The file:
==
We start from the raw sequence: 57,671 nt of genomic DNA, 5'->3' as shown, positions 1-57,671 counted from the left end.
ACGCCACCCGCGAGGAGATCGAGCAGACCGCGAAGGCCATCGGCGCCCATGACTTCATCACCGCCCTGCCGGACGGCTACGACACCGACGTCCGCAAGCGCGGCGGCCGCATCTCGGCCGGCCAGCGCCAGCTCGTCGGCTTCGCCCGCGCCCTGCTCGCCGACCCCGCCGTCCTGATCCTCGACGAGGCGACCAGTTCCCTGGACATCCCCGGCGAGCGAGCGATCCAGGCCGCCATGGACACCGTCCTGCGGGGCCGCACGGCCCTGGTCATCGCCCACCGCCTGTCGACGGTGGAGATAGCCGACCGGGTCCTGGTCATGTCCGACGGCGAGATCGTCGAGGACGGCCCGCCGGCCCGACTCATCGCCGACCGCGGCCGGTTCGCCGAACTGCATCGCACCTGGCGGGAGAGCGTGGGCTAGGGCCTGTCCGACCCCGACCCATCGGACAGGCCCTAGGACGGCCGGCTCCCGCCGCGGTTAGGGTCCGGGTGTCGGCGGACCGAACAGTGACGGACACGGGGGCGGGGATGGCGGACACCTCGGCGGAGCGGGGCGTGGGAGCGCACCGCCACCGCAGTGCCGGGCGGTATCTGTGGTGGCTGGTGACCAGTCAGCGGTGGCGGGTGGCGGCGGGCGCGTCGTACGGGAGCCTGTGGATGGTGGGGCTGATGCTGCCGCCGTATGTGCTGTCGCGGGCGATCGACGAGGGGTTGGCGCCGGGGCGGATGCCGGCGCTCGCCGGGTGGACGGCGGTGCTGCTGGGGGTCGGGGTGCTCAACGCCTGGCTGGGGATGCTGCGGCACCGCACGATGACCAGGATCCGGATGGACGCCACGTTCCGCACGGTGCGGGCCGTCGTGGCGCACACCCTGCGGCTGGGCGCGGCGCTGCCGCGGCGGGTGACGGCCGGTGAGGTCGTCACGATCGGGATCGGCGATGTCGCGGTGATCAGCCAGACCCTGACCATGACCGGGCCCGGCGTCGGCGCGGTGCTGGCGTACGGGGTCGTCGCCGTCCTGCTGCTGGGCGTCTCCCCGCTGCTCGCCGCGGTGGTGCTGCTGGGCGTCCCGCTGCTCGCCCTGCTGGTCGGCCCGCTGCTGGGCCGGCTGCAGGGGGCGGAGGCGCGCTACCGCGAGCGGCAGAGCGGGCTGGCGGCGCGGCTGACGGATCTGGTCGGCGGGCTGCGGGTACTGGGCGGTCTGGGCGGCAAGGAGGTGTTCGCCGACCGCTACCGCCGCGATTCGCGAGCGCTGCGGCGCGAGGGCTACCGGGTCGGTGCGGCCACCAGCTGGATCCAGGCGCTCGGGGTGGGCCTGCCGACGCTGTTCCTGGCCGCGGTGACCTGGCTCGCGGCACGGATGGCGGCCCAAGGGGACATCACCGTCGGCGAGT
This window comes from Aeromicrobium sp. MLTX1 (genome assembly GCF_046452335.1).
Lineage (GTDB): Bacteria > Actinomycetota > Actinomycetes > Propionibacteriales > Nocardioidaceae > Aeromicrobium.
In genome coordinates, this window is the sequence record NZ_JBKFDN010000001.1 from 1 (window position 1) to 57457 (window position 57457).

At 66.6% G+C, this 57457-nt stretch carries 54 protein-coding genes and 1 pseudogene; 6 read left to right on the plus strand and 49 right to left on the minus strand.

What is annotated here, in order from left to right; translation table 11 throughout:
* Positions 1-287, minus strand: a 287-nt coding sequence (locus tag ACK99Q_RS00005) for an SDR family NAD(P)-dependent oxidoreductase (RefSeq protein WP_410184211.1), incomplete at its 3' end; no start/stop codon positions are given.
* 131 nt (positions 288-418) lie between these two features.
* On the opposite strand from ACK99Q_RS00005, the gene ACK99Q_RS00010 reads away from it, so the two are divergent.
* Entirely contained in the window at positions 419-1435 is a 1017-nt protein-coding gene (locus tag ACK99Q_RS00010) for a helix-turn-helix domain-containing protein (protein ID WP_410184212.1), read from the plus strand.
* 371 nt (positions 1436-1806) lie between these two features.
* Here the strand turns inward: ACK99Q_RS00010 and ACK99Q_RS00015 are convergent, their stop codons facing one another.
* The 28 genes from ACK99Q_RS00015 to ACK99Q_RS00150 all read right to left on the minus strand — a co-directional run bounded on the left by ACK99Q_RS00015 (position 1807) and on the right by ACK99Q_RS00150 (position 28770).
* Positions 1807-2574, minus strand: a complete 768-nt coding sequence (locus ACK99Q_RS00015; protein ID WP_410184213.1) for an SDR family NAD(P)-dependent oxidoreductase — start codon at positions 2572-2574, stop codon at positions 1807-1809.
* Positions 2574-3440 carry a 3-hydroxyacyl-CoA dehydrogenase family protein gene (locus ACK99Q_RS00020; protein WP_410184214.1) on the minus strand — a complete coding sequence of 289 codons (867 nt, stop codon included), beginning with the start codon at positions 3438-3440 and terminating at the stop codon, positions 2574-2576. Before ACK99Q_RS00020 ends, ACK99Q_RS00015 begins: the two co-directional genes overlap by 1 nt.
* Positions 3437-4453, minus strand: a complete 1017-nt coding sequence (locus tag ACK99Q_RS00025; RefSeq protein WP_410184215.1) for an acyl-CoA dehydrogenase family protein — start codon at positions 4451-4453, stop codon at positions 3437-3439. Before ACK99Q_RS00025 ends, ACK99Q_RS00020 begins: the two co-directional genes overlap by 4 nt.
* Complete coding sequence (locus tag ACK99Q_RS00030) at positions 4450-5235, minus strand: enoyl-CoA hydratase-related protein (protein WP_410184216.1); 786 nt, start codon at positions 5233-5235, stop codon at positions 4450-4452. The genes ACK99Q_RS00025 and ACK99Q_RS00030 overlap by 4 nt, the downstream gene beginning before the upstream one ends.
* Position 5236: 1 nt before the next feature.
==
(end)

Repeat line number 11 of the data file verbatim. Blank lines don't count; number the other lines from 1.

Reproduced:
* Entirely contained in the window at positions 419-1435 is a 1017-nt protein-coding gene (locus tag ACK99Q_RS00010) for a helix-turn-helix domain-containing protein (protein ID WP_410184212.1), read from the plus strand.